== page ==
Thursday, 25 February 2010

Food Wealth

We recently emptied the fridge in the garage and turned it off, as we did last year about this time. This required de-frosting and re-organising the contents of the one in the kitchen. In the process I became aware of how much frozen protein – particularly turkey – we actually have. Everything from egg yolks to slabs of beef – and a lot of turkey – not to mention prawns, grated cheese, sausages, frozen yogurt. Not the ice cream-like stuff you can get in the US, but actual yogurt I wasn’t going to use before it went off so I froze it in muffin sized rocks portions.

The egg yolks are from my days of making angel food cake and I tried, but didn’t much care for the complexity or calories involved in, egg yolk-containing sauces. I decided I would add them to rice dish meals a few at a time, for a vaguely Chinese effect.

I’ve not figured out yet what to do with the yogurt when it’s thawed, beyond mixing it with mayonnaise and lemon juice for a delicious vegetable salad dressing, as long as the texture is OK after it's thawed. We don’t really do many salads in winter here, though, so that will have to wait. I might try thawing a portion and mixing it with honey to put over fruit salad, our usual dessert. I don’t really like unsweetened yogurt much, finding it a bit tart, but it is so good for you, I persist in buying it. How stubborn is that?

The wealth of food in the freezer (Did you know they sell insurance cover here, to insure against the failure of your freezer? Nope, I'm not covered.) made me think that with just a little discipline our grocery bills could continue to be quite low. We spent all of £3 in January. At this writing I don’t know how much we spent in February, but I’m betting it’s less than £60. Vegetables, fruit and milk will be our largest expenses for a while.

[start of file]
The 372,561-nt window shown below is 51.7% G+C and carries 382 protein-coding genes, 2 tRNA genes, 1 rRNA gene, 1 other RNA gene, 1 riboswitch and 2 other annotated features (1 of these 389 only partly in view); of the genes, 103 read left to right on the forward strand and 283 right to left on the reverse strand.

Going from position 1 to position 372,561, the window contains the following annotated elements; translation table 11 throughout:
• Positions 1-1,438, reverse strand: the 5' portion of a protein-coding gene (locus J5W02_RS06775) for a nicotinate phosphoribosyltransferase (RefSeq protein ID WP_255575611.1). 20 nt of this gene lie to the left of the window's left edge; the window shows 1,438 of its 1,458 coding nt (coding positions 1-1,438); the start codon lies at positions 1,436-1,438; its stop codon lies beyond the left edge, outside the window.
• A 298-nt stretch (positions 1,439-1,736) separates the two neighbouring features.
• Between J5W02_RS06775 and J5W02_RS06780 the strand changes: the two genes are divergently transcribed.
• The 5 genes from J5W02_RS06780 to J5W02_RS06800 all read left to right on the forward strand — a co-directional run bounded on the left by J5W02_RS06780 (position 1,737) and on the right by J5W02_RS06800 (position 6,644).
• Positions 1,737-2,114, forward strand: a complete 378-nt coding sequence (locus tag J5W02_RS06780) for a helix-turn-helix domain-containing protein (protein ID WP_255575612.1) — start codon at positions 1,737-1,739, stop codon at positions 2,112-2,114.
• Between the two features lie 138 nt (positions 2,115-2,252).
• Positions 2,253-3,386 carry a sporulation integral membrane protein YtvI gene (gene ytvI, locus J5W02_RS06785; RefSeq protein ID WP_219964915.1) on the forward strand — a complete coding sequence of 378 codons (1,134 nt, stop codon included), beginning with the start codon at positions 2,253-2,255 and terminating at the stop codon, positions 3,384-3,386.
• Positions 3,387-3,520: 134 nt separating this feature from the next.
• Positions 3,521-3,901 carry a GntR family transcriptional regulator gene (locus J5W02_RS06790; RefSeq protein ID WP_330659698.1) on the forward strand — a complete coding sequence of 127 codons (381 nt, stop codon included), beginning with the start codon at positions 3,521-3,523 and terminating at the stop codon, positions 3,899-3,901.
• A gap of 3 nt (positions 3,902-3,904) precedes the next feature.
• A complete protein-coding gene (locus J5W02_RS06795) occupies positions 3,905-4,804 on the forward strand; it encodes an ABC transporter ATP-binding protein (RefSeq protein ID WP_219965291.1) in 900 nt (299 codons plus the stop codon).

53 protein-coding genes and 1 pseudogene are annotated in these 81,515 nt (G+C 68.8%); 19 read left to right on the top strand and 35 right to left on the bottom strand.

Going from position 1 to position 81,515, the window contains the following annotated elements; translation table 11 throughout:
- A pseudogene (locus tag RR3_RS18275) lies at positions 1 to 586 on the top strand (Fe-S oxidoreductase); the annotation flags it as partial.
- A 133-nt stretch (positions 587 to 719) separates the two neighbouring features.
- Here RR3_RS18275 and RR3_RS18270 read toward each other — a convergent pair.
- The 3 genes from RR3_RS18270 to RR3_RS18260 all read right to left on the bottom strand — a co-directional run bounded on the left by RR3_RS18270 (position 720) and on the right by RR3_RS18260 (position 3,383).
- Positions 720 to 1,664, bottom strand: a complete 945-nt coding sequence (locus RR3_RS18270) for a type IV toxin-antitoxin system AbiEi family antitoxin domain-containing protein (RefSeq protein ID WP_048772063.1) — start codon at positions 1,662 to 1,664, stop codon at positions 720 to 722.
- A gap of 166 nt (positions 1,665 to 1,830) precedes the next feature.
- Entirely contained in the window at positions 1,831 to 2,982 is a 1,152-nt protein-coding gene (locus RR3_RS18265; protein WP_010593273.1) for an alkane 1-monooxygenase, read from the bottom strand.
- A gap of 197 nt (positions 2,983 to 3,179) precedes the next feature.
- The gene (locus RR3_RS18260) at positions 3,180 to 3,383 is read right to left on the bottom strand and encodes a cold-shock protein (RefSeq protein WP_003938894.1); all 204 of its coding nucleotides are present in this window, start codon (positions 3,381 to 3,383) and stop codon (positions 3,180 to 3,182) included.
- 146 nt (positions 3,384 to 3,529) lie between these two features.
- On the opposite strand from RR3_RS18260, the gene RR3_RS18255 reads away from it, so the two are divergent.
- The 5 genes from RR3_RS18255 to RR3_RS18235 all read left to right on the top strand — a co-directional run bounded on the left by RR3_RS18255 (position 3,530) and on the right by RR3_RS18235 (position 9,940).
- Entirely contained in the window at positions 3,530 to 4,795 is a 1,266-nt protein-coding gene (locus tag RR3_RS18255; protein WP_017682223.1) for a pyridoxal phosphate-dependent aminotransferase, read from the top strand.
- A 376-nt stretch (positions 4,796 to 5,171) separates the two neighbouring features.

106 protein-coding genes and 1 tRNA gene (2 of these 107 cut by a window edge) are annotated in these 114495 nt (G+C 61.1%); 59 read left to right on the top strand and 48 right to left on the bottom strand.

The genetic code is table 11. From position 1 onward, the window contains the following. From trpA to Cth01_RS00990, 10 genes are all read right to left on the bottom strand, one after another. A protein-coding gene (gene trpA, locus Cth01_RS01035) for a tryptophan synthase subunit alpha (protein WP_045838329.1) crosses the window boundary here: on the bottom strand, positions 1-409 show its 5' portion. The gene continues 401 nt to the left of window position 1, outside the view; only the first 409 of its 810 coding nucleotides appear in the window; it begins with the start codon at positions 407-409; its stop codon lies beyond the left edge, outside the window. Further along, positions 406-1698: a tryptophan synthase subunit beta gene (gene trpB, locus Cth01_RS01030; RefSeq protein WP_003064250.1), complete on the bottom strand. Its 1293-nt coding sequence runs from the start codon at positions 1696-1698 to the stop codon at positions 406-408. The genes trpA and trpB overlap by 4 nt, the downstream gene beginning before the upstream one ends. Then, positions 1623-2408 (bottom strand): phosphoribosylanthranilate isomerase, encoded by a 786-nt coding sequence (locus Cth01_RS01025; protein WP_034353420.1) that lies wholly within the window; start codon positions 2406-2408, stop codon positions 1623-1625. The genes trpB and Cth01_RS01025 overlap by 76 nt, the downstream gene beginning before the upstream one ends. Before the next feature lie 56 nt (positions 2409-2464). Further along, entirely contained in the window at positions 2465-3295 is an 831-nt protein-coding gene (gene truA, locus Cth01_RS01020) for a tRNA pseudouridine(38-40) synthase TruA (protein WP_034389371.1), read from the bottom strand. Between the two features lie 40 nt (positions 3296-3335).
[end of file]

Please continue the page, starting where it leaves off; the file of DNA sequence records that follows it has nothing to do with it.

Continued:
This all reminded me of an article in the Tightwad Gazette (Issue 49, page 6, if you have her newsletters) where she compared her food budget with that of a USDA report on the cost of food at home. She was quite depressed that she didn’t quite match their figures; she only fit into the 'low cost plan', not the 'thrifty plan'. Then she realized she was comparing their costs by week with hers by month!

This led me to look up the current figures. You can find them here. As you can see, on the Thrifty Plan the monthly cost for two people between 51 and 70 years of age in December 2009 was $327.80, about £201.96. Last year we averaged £104 per month ($168.80) on groceries. I can't tell you what we spent on eating out, because Bill generally pays for this and I don't make him account for where he spends his money unless it is for groceries we eat at home, which I nearly always buy. I'm certain, however, that we don't spend £100 eating out in any month unless perhaps when we are on holiday. Given that last year our two main vacations were spent visiting family, I doubt we spent even this but I'll not go making claims I can't substantiate.

These figures are both an estimate of what it would cost to eat food that met recommended nutritional requirements and of what low-income people, those within 130% of the poverty line, will have spent. I think they did some pretty fancy mathematical modelling to bring those two data sources into line. The costs appear to have increased about 55% since Amy used these USDA figures. Back in 1994 she concluded that either the government was inept or that people were clueless in the supermarket, or perhaps both. Before you decide I'm completely crackers, looking at all these numbers, I do have good reason to be interested in the cost of living in the US as we plan to move there sometime in the next few years. I found the USDA figures both alarming and reassuring.